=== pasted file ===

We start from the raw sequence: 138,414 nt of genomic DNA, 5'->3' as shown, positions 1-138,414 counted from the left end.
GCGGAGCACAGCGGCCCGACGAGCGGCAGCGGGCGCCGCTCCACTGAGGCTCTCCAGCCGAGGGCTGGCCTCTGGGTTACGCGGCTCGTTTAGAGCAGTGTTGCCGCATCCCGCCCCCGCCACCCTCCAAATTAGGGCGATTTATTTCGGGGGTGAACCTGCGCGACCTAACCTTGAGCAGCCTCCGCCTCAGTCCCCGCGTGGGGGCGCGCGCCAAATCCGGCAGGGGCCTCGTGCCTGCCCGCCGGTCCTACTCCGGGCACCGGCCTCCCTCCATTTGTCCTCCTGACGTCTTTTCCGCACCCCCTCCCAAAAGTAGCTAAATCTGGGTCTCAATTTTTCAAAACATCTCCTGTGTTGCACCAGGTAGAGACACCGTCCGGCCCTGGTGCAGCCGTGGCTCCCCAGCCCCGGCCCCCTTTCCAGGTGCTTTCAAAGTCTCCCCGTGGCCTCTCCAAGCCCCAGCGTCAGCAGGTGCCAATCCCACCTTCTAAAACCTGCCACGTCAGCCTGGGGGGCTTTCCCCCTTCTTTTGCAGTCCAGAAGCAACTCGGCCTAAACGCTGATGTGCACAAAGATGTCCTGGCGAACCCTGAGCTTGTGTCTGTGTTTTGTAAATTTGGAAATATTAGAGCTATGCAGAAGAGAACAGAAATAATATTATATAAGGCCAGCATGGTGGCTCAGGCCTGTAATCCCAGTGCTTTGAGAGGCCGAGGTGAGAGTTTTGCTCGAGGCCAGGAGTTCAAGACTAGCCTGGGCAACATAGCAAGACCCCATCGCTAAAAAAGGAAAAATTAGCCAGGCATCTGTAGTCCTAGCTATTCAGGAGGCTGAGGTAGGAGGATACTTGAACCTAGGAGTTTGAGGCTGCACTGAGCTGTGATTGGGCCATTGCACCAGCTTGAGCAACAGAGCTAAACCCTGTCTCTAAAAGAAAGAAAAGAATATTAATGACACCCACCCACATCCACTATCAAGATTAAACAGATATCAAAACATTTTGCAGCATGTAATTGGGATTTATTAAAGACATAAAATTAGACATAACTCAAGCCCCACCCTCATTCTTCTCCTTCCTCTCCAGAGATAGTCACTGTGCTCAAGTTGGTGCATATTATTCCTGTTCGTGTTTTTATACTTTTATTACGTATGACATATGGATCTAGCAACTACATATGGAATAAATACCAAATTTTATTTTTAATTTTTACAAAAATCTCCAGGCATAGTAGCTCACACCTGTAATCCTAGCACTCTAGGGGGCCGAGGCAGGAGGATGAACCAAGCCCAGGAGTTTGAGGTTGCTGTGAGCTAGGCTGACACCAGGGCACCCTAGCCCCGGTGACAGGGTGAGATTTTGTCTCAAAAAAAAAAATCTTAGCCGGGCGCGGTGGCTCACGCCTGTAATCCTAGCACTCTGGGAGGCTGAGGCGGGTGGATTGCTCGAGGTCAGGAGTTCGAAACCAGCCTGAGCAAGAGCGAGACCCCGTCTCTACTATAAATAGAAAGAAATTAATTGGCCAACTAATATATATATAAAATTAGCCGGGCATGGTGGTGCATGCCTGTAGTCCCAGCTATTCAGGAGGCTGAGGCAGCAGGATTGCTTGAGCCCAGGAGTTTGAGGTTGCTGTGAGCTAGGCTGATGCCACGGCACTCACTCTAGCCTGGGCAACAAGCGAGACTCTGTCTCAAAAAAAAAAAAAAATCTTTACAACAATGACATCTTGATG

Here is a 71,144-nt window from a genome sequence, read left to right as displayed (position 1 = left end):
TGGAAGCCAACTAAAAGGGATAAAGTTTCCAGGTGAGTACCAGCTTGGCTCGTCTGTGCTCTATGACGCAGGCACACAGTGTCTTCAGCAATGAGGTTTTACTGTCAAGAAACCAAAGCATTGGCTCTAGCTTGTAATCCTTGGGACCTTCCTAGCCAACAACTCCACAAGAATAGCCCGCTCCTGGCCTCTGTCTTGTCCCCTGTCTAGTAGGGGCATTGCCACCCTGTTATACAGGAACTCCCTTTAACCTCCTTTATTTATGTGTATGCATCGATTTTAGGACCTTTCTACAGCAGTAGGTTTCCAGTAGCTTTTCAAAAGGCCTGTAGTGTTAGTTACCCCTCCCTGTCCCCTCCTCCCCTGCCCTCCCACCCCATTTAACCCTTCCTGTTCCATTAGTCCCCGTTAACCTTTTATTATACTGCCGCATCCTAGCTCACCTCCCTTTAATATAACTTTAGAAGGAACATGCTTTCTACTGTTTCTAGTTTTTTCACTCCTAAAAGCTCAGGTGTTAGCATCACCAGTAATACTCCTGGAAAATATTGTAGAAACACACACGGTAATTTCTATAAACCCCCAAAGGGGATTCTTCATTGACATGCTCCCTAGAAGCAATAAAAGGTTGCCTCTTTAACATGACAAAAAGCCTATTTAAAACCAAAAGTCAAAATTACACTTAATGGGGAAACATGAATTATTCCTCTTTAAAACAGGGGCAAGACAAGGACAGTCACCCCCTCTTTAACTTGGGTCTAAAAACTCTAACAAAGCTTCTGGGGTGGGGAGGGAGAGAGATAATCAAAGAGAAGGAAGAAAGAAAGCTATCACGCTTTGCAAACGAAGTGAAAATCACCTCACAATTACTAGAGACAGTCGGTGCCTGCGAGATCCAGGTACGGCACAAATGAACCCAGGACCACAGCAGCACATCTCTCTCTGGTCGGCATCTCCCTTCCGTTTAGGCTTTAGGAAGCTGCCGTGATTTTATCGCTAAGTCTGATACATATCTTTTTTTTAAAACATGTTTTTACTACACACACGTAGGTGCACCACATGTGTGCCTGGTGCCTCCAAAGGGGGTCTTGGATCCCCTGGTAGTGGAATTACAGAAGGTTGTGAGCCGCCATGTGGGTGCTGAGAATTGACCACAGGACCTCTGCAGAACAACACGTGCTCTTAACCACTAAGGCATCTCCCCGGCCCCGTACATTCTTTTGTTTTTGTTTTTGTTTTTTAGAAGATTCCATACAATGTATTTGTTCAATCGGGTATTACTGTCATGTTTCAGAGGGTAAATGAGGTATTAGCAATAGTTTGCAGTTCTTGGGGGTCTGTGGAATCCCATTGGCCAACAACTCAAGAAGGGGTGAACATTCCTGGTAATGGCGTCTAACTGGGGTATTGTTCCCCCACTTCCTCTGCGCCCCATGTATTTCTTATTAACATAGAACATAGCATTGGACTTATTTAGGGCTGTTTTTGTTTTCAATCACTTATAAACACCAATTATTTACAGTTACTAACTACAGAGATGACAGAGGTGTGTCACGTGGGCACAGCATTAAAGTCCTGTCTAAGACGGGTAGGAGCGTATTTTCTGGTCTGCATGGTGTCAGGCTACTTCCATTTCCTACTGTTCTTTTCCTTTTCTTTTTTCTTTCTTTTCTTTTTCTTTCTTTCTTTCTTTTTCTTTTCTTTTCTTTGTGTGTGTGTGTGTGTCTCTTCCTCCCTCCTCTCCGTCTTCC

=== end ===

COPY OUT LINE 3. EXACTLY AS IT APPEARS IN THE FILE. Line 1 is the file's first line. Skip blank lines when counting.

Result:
Here is a 71,144-nt window from a genome sequence, read left to right as displayed (position 1 = left end):